Operation Wild Net, a month-long operation carried out in May 2017, led to the detection of 37 incidents of online poaching. After the bust, seven cases were registered under wildlife protection and technology laws.
Two months later, Operation Lesknow was launched. This time, the mission was more complex. The Bureau wanted to check illegal trade of lesser-known animal species, and bust international poaching rackets by roping in law enforcement and investigative agencies from the world over. These included the Central Bureau of Investigation (CBI), Federal Bureau of Investigation (FBI) in the US, and the International Criminal Police Organisation, or Interpol, which consists of 188 member countries.
Throughout the month of August, the Bureau detected around 100 incidents of illegal wildlife trafficking.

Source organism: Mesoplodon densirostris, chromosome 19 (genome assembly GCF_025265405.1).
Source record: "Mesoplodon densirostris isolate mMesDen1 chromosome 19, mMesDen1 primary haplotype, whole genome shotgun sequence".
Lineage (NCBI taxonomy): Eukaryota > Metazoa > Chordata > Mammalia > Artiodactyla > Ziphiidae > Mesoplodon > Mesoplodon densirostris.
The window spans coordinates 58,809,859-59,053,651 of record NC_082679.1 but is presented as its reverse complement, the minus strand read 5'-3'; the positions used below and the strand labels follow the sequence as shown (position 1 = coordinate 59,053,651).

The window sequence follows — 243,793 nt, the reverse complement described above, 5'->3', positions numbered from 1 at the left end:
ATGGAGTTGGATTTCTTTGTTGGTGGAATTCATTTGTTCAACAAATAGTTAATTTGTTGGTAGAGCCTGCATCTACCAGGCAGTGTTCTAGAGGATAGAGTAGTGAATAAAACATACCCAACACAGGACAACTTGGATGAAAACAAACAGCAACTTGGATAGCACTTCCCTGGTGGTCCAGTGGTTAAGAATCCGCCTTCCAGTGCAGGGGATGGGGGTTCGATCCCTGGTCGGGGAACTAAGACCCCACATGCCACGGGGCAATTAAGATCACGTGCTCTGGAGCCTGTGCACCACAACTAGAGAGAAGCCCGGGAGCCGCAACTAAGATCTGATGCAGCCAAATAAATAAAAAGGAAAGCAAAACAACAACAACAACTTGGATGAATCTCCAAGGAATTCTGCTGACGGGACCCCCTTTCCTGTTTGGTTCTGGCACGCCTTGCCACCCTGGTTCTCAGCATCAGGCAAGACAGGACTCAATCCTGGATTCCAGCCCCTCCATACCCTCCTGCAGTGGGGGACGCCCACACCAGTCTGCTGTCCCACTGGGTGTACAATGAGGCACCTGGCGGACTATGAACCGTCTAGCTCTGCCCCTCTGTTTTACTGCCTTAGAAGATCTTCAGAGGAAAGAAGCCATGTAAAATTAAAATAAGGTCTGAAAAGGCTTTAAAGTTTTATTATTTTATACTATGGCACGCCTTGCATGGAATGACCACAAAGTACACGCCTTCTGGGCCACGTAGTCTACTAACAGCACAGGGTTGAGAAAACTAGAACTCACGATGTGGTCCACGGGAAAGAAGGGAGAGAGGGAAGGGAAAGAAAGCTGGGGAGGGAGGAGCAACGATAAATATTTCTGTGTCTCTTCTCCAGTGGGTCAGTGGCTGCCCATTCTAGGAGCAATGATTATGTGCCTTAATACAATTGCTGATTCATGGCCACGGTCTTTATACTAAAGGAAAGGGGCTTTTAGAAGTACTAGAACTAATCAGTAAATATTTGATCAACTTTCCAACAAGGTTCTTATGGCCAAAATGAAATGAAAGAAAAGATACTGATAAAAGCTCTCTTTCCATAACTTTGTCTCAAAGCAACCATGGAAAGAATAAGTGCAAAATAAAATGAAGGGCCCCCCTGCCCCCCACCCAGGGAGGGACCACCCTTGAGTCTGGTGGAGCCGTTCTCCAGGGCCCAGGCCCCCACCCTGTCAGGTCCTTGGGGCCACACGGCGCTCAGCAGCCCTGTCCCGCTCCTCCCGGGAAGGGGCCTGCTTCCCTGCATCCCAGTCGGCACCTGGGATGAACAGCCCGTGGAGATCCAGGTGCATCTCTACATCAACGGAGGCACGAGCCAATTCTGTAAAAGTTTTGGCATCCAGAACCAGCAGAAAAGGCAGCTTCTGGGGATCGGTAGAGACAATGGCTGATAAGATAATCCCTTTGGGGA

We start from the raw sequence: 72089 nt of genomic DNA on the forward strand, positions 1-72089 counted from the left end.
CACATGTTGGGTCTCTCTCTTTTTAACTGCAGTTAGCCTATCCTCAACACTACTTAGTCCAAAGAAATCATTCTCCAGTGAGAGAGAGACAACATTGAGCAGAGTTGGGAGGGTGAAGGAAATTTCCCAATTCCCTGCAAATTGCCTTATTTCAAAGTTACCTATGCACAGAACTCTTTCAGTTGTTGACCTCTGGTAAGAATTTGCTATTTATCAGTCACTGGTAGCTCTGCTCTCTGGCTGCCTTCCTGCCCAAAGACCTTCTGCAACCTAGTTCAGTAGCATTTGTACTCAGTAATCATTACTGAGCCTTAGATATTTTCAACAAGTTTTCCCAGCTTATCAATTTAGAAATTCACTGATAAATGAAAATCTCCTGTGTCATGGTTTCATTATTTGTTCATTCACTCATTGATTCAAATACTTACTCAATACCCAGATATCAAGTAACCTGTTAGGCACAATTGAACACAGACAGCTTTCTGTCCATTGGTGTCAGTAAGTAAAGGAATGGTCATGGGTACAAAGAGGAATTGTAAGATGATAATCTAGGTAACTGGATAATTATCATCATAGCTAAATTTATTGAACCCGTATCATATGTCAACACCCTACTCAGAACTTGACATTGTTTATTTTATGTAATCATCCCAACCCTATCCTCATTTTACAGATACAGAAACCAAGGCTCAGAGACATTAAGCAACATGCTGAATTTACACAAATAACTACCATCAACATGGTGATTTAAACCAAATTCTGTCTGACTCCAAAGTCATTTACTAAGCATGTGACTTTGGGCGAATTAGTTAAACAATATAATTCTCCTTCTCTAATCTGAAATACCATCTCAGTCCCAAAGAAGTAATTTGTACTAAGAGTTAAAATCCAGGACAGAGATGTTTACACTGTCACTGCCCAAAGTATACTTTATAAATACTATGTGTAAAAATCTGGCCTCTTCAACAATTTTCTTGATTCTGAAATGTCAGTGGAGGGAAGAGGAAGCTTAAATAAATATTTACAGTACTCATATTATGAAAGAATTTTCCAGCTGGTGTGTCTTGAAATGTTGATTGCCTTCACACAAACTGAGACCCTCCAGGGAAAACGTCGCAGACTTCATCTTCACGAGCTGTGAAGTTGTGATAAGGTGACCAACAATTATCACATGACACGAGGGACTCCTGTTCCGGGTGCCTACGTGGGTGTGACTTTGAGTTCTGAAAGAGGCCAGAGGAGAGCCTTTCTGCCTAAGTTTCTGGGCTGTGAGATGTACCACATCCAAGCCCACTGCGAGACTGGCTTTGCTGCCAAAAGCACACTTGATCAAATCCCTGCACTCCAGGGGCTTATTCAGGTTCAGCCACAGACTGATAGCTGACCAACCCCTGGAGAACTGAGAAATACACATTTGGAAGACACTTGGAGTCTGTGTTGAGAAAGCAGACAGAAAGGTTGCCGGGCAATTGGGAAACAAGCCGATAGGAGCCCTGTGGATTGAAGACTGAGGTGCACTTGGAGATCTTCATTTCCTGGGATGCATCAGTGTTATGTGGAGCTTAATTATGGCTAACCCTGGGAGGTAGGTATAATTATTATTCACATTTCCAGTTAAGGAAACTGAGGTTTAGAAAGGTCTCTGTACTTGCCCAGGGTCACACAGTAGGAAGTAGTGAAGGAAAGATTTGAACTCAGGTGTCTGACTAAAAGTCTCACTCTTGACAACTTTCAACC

The success of the project has spurred another monthlong operation this year, and it concludes today, on the last day of September.
Other than that, the WCCB engages in capacity-building programmes around the year under which local police and forest officials are trained in handling endangered species and their transgressors. Frontier-guarding forces such as the DRI, Customs, Railways and CBI also get training as part of the programmes.
Last year, 22 such workshops were organised and 40 officials from the police and forest departments were equipped with tools to detect violation of regulations surrounding endangered species.
“The training sessions were spread across the states. Our job is to make the authorities aware of the existing laws and endangered species and the ways in which such cases should be dealt,” said a senior officer, adding that the focus of the initiatives is on identification and investigation.